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Volume 27 No. 27
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Stan Van Gundy, Steve Kerr Join List Of Coaches Critical Of ESPN Enabling LaVar Ball

Pistons coach Stan Van Gundy in advance of the team's Jan. 19 game on ESPN has "threatened non-cooperation when it comes to the extra access" given to the net after the recent story on about LaVar Ball criticizing Lakers coach Luke Walton, according to Vince Ellis of the DETROIT FREE PRESS. Van Gundy said, "It was a cheap shot and I thought ESPN showed total disrespect. ... I don’t have a problem with LaVar Ball. He’s a grown man. He can voice whatever opinion he wants. I got a problem with ESPN deciding that’s a story." Ellis notes the story "angered Van Gundy because of preseason meetings where it was preached cable networks are league partners and cooperation is expected of coaches." That means "granting on-air talent extra access" and agreeing to in-game interviews." Van Gundy expressed his thoughts to both Mavericks coach Rick Carlisle, who is NBA Coaches Association President and blasted the story on Sunday. He also reached out the NBPA and NBA Commissioner Adam Silver. Van Gundy: "I'm not meeting with their announcing crew before the game, I'm not doing the in-game interview. I’m not going to participate in the thing. ... I’m not denying them access. I’m not kicking them out of press conferences. They want extra stuff from us and they’re going to treat an NBA coach with that little respect? Then I’m going to choose not to give them extra access" (DETROIT FREE PRESS, 1/9).

Kerr noted ESPN has dedicated resources to covering Ball after sweeping layoffs last year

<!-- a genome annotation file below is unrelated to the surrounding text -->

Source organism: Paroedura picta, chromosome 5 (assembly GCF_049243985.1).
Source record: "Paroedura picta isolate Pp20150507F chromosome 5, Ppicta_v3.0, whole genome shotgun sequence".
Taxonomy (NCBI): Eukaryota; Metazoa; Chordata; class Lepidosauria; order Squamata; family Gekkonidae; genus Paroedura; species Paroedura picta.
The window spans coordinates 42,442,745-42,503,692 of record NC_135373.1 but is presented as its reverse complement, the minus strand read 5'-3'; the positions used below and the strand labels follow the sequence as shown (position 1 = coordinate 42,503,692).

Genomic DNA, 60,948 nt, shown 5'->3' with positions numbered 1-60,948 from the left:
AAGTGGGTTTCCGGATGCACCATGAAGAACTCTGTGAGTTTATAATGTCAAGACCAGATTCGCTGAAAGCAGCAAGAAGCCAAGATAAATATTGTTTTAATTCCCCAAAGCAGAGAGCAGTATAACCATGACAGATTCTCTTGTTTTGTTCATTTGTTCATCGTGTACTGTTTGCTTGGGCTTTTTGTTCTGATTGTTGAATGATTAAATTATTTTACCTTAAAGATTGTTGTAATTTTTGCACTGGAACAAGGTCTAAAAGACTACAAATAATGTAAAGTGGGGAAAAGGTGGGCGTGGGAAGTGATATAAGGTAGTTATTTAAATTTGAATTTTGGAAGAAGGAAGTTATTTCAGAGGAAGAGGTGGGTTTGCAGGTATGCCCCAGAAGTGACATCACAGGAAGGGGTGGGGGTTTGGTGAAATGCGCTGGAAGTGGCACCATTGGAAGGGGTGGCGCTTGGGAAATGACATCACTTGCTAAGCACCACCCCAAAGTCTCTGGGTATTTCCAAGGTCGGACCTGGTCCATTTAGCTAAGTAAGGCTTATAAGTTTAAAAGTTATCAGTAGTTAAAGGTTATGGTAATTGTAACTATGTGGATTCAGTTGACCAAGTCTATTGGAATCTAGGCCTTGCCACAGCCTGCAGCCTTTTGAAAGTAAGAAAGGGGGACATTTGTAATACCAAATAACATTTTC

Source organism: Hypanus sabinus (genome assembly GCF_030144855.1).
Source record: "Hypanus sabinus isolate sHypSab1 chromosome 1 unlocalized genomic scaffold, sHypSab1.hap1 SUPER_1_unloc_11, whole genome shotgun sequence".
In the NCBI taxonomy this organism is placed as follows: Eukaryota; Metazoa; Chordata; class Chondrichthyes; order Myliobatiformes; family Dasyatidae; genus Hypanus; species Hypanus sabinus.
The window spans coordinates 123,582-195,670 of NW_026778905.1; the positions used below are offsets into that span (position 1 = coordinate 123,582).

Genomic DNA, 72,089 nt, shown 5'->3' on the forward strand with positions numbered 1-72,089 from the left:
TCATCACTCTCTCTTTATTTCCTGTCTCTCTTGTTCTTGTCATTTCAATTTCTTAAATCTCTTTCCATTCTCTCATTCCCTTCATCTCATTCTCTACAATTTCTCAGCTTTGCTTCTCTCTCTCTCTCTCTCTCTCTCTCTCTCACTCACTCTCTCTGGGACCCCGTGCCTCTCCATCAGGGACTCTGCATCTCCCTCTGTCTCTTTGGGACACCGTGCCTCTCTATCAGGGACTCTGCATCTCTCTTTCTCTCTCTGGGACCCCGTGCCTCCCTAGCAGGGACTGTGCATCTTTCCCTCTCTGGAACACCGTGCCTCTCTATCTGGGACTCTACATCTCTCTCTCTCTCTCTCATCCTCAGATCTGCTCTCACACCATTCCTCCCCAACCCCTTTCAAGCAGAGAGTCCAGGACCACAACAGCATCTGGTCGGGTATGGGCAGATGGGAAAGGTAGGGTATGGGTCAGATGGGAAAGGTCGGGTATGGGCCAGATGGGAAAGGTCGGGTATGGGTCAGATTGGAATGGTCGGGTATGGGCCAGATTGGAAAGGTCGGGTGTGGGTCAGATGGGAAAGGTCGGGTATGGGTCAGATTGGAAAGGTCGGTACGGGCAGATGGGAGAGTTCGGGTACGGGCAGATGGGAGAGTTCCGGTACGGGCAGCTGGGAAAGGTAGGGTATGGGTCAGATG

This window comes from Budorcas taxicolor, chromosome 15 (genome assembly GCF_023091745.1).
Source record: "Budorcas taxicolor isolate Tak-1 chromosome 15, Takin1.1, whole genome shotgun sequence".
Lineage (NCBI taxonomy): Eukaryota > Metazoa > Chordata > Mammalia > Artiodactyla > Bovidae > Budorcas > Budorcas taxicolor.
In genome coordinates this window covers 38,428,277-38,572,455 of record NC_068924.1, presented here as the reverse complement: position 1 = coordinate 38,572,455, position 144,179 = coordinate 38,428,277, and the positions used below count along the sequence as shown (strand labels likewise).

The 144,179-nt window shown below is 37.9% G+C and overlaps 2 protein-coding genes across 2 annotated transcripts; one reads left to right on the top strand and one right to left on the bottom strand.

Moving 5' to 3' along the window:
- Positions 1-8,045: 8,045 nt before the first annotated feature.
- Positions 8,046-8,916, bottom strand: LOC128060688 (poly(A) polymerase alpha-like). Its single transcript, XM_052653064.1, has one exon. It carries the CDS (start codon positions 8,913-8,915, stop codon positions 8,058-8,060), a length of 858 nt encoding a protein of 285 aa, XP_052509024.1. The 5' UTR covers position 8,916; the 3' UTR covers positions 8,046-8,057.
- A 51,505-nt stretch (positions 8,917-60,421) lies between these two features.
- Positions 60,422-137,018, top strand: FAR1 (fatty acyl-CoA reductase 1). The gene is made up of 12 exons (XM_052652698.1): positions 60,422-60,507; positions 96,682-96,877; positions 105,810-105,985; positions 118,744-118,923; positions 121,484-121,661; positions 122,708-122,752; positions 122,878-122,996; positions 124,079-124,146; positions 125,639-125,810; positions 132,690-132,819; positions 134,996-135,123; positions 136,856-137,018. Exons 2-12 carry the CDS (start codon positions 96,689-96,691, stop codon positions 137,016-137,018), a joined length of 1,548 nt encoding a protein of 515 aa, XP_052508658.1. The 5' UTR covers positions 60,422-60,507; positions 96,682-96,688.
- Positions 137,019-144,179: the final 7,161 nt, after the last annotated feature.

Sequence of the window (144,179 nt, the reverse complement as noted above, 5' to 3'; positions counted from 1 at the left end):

FOLLOWING THE RATINGS: USA TODAY's Sam Amick notes Warriors coach Steve Kerr also was "highly critical" of ESPN for its part in the Ball/Walton story. Kerr: "I’ve talked to people in the media this year, and I’ve said, ‘Why do you guys have to cover that guy?’ And they say, ‘Well, we don’t want to. Nobody wants to. But our bosses tell us we have to, because of the ratings, because of the readership'" (USA TODAY, 1/9). In N.Y., Hanna Withiam notes Kerr "pointed to ESPN dedicating resources to send a reporter to Lithuania," where Ball’s two younger sons have signed to play professionally. Kerr spoke about ESPN’s coverage in the "context of the network’s sweeping layoffs over the past year." He said, "I don’t know who cares, but people care. Or else ESPN wouldn’t be spending what they’re spending to send reporters to Lithuania, when they laid off people who were writing really substantial pieces. People like Ethan Strauss and Marc Stein are getting laid off. This is not a condemnation of ESPN. It’s not. It’s a societal issue" (N.Y. POST, 1/9).

A BALL OF FIRE: ESPN's Rachel Nichols agreed with Carlisle's argument that the net "gives too much airtime" to Ball but noted she "strongly disagrees" that ESPN should protect coaches due to being an NBA rights-holder. Nichols said, "Rick, that’s not the exchange. The exchange is that we and TNT give the NBA $24 billion -- billion with a ‘B’ -- to get that access” ("The Jump," ESPN2, 1/8). In Toronto, Doug Smith wrote Carlisle went "awry" with the "suggestion that maybe teams should look at credentials for writers" after ESPN's report. Smith: "Shame on ESPN for giving him the platform but if that’s the way they want to operate, no one should stop them." Carlisle is a "tireless supporter" of coaches and "would always leap" to their defense. However, there is "no benefit to being as petty as to withhold access for reporters who are unfairly being tarred with a very large brush" (, 1/8). In Seattle, Matt Calkins writes he does not agree with Carlisle's argument that ESPN "should back the coaches" due to its being one of the league's media partners, but he does agree with the idea that publications "should stop giving space" to Ball. Calkins: "I suppose you could make the argument that this is all entertainment, and if the public wants to enjoy the train wreck, the sports media should indulge it. But I also wonder if there is a responsibility beyond getting clicks. You know there are parents out there watching what LaVar is doing and using it as a blueprint" (SEATTLE TIMES, 1/9). ESPN’s Michael Wilbon said, "I’m going to blame mass media, including our bosses, for facilitating this nonsense that every time LaVar Ball opens his mouth it’s news, when it is not” (“PTI,” ESPN, 1/8).